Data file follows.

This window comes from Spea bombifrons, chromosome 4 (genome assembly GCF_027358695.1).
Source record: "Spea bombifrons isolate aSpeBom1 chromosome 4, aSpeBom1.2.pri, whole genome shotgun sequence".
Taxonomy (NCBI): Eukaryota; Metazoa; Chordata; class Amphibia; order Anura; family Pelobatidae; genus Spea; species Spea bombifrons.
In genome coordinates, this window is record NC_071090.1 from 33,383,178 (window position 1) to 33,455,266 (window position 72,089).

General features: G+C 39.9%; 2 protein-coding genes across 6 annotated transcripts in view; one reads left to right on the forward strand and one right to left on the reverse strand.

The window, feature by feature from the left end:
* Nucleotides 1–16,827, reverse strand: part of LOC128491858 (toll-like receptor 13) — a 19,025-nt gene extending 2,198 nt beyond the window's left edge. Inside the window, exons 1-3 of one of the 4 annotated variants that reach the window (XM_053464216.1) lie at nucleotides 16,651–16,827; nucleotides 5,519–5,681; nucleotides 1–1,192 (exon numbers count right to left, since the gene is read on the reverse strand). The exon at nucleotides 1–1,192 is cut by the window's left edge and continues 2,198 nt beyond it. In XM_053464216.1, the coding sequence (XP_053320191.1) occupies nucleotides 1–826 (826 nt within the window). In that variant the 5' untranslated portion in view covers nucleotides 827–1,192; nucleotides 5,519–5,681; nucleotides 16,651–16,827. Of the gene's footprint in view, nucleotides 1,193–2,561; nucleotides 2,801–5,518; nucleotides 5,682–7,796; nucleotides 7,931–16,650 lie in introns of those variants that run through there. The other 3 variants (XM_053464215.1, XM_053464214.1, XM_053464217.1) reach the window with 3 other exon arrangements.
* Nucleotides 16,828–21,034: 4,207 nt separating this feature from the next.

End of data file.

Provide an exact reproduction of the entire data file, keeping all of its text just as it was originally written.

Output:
This window comes from Spea bombifrons, chromosome 4 (genome assembly GCF_027358695.1).
Source record: "Spea bombifrons isolate aSpeBom1 chromosome 4, aSpeBom1.2.pri, whole genome shotgun sequence".
Taxonomy (NCBI): Eukaryota; Metazoa; Chordata; class Amphibia; order Anura; family Pelobatidae; genus Spea; species Spea bombifrons.
In genome coordinates, this window is record NC_071090.1 from 33,383,178 (window position 1) to 33,455,266 (window position 72,089).

General features: G+C 39.9%; 2 protein-coding genes across 6 annotated transcripts in view; one reads left to right on the forward strand and one right to left on the reverse strand.

The window, feature by feature from the left end:
* Nucleotides 1–16,827, reverse strand: part of LOC128491858 (toll-like receptor 13) — a 19,025-nt gene extending 2,198 nt beyond the window's left edge. Inside the window, exons 1-3 of one of the 4 annotated variants that reach the window (XM_053464216.1) lie at nucleotides 16,651–16,827; nucleotides 5,519–5,681; nucleotides 1–1,192 (exon numbers count right to left, since the gene is read on the reverse strand). The exon at nucleotides 1–1,192 is cut by the window's left edge and continues 2,198 nt beyond it. In XM_053464216.1, the coding sequence (XP_053320191.1) occupies nucleotides 1–826 (826 nt within the window). In that variant the 5' untranslated portion in view covers nucleotides 827–1,192; nucleotides 5,519–5,681; nucleotides 16,651–16,827. Of the gene's footprint in view, nucleotides 1,193–2,561; nucleotides 2,801–5,518; nucleotides 5,682–7,796; nucleotides 7,931–16,650 lie in introns of those variants that run through there. The other 3 variants (XM_053464215.1, XM_053464214.1, XM_053464217.1) reach the window with 3 other exon arrangements.
* Nucleotides 16,828–21,034: 4,207 nt separating this feature from the next.